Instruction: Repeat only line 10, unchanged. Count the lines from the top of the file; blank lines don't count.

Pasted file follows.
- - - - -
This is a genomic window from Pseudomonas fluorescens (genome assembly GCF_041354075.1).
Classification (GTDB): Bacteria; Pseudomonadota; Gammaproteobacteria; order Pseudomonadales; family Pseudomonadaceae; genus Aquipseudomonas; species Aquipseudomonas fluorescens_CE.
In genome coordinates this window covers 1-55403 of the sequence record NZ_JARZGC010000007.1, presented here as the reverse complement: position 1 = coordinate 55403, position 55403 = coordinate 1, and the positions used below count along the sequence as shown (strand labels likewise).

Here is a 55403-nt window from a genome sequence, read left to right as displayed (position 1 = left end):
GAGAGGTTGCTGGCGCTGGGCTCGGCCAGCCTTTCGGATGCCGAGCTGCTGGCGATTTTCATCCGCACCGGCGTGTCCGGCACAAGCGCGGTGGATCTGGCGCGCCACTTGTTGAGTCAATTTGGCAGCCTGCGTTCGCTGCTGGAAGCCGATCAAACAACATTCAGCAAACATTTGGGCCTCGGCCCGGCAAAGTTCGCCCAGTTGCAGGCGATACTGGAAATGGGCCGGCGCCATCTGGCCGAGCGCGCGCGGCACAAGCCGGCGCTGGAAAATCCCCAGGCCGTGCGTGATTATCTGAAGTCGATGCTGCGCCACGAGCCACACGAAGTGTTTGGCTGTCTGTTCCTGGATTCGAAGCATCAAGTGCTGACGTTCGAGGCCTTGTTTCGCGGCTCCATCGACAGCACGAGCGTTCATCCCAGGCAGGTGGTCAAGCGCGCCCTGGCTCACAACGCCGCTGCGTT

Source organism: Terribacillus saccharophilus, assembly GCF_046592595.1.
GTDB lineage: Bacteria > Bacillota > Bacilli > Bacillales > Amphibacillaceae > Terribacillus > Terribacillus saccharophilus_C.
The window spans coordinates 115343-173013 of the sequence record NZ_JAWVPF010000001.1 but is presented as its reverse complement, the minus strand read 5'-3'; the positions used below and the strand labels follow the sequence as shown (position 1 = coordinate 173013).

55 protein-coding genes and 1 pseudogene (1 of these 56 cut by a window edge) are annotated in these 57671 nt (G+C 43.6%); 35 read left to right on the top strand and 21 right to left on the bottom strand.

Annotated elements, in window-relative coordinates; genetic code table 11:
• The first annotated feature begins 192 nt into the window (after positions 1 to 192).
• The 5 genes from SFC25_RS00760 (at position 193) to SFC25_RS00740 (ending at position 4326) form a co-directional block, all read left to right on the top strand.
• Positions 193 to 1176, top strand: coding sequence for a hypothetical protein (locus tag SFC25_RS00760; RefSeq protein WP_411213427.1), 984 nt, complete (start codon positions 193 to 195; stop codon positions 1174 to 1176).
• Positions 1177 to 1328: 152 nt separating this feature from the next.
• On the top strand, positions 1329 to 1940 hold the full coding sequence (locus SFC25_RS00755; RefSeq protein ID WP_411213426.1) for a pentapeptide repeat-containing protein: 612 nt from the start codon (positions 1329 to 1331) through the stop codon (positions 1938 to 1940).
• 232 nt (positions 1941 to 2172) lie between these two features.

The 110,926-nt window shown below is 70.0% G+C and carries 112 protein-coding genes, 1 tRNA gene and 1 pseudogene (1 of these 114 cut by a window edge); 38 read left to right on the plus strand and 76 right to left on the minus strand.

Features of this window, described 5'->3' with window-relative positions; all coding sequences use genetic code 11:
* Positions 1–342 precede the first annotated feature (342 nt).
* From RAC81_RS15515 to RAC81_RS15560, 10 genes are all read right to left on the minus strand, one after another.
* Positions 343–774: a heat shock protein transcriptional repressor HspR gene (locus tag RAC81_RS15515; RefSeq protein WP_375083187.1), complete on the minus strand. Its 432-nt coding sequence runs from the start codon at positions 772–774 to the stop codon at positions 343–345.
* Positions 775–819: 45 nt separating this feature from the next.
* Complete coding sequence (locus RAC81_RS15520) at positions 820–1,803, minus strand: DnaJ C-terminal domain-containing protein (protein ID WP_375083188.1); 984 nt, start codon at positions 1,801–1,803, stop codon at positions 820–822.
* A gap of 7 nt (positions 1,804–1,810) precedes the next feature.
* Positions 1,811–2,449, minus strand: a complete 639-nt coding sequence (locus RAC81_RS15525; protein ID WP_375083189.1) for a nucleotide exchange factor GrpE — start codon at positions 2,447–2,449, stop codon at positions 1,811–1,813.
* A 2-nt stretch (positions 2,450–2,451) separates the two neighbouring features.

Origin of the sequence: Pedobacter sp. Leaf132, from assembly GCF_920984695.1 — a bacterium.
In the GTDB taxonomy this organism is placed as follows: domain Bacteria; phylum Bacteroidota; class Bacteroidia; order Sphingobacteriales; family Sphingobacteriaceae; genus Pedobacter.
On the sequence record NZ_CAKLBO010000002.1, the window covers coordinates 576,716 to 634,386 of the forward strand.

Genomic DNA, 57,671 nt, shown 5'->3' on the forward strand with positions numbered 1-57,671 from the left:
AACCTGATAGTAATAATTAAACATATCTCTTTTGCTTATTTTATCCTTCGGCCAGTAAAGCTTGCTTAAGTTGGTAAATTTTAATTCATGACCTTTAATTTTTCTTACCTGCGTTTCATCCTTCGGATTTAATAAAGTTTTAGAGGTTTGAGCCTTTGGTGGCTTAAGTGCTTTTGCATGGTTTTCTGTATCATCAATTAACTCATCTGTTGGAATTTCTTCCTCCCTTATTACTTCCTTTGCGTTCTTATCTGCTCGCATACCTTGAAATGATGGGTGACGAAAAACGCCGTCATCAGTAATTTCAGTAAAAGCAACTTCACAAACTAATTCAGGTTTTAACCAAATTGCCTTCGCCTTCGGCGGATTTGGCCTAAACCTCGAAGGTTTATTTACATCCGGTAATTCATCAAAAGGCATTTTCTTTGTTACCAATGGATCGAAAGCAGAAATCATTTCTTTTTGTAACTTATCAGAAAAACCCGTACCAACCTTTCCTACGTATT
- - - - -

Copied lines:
Annotated elements, in window-relative coordinates; genetic code table 11: